In either case, filling out the form provides a table of sunrise and sunsets for one full year. In addition to providing sunrise and sunset for a year, the “type of table” field allows you generate year long tables for moonrise/moonset, civil twilight, nautical twilight and astronomical twilight. The US Naval Observatory defines these twilight terms as follows:

Civil twilight is defined to begin in the morning, and to end in the evening when the center of the Sun is geometrically 6 degrees below the horizon. This is the limit at which twilight illumination is sufficient, under good weather conditions, for terrestrial objects to be clearly distinguished; at the beginning of morning civil twilight, or end of evening civil twilight, the horizon is clearly defined and the brightest stars are visible under good atmospheric conditions in the absence of moonlight or other illumination. In the morning before the beginning of civil twilight and in the evening after the end of civil twilight, artificial illumination is normally required to carry on ordinary outdoor activities.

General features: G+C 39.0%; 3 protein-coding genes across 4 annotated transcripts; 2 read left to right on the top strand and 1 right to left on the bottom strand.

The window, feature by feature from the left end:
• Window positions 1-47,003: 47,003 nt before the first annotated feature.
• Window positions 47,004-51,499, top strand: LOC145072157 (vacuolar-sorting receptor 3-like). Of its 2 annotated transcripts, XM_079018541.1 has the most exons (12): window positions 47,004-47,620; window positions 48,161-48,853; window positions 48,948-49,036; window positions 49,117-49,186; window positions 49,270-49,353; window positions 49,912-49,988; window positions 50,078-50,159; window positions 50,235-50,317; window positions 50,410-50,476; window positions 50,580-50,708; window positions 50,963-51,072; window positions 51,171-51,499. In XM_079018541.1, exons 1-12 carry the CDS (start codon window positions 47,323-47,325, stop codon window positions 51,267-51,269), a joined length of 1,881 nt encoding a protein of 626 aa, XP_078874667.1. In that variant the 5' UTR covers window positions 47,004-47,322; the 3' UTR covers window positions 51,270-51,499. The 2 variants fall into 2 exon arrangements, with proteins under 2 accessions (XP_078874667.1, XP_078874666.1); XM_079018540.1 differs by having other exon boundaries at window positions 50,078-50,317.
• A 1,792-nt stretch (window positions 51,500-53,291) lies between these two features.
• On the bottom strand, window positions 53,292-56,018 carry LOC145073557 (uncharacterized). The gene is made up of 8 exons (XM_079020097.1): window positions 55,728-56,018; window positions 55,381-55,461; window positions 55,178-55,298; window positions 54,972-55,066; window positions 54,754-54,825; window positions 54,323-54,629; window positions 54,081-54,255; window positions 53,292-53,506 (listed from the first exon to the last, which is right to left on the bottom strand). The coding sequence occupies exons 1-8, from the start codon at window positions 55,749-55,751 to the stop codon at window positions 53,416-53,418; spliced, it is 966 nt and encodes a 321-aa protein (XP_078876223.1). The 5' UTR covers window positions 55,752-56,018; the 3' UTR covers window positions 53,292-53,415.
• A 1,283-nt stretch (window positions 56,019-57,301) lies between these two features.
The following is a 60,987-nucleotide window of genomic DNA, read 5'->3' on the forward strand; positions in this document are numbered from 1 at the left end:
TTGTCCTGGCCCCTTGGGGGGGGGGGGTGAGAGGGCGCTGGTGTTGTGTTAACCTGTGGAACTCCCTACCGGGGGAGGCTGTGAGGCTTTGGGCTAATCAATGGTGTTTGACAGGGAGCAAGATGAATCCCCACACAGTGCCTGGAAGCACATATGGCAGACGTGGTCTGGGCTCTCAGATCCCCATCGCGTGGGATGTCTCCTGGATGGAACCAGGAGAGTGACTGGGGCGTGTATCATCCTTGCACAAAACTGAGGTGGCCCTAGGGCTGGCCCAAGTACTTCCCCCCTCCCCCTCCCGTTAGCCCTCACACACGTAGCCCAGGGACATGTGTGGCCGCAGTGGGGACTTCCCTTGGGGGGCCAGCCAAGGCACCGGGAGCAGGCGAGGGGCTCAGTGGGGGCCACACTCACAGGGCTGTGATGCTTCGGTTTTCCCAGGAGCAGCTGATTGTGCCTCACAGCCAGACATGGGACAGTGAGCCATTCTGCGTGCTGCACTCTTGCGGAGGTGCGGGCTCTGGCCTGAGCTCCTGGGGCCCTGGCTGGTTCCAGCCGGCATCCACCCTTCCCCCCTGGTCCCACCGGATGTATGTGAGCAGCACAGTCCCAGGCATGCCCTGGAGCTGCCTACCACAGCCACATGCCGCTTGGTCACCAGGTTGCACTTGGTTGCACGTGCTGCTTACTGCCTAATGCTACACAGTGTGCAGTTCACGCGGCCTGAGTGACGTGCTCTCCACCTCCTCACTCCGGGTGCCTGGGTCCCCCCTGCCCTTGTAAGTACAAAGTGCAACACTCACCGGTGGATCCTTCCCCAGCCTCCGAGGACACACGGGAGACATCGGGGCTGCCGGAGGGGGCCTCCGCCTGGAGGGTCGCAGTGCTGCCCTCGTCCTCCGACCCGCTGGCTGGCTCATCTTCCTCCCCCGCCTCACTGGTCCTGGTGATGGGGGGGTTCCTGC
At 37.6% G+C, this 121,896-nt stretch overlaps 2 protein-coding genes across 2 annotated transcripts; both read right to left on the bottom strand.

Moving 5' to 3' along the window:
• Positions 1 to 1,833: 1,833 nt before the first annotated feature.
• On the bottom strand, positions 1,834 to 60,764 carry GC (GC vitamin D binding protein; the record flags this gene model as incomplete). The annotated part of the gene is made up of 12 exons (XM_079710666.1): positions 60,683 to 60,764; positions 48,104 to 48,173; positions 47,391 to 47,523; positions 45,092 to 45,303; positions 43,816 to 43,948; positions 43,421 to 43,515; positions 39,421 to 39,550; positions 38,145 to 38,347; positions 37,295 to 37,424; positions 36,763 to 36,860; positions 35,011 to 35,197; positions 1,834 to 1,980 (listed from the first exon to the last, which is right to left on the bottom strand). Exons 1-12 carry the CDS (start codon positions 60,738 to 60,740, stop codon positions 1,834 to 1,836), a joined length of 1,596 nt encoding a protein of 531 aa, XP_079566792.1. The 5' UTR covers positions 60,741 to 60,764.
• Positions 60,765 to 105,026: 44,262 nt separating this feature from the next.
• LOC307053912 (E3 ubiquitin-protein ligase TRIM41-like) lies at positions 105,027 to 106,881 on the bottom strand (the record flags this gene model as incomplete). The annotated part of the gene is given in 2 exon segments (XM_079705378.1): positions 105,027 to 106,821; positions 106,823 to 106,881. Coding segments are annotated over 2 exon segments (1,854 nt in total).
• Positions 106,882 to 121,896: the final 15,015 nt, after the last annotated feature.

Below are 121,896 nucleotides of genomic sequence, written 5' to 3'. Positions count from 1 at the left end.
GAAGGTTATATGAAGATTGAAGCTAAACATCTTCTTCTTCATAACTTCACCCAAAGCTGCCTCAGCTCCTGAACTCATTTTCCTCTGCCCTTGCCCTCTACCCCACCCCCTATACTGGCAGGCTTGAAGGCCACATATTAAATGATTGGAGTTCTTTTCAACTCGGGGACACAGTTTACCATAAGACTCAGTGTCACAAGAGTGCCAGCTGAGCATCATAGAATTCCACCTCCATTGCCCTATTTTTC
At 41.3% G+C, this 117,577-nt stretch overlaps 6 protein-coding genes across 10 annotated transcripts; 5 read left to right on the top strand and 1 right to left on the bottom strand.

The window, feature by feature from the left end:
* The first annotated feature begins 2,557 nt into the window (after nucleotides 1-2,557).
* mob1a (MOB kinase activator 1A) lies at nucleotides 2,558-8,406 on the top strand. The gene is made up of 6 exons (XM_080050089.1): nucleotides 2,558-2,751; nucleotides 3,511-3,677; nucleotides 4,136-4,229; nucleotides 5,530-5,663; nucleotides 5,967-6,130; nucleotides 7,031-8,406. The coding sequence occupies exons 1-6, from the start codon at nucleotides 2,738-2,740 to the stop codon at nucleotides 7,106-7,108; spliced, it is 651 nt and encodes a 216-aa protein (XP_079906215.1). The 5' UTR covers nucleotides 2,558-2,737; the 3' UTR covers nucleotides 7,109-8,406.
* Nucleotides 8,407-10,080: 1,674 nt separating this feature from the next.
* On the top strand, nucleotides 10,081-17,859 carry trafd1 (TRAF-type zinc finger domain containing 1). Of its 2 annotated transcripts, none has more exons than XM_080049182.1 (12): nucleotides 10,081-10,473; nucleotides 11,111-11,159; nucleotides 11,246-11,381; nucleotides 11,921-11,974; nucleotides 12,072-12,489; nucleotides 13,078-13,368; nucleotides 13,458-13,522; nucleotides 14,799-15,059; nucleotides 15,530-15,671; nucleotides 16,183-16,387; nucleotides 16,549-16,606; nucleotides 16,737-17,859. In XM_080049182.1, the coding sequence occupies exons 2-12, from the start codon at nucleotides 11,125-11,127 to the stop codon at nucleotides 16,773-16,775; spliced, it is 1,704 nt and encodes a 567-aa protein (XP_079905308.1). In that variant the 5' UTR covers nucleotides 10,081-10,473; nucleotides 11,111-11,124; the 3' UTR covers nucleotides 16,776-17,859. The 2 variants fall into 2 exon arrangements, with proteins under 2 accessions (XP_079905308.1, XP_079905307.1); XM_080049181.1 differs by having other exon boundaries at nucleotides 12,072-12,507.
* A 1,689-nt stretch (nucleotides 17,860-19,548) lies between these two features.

Nautical twilight is defined to begin in the morning, and to end in the evening, when the center of the sun is geometrically 12 degrees below the horizon. At the beginning or end of nautical twilight, under good atmospheric conditions and in the absence of other illumination, general outlines of ground objects may be distinguishable, but detailed outdoor operations are not possible. During nautical twilight the illumination level is such that the horizon is still visible even on a Moonless night allowing mariners to take reliable star sights for navigational purposes, hence the name.

Astronomical twilight is defined to begin in the morning, and to end in the evening when the center of the Sun is geometrically 18 degrees below the horizon. Before the beginning of astronomical twilight in the morning and after the end of astronomical twilight in the evening, scattered light from the Sun is less than that from starlight and other natural sources. For a considerable interval after the beginning of morning twilight and before the end of evening twilight, sky illumination is so faint that it is practically imperceptible.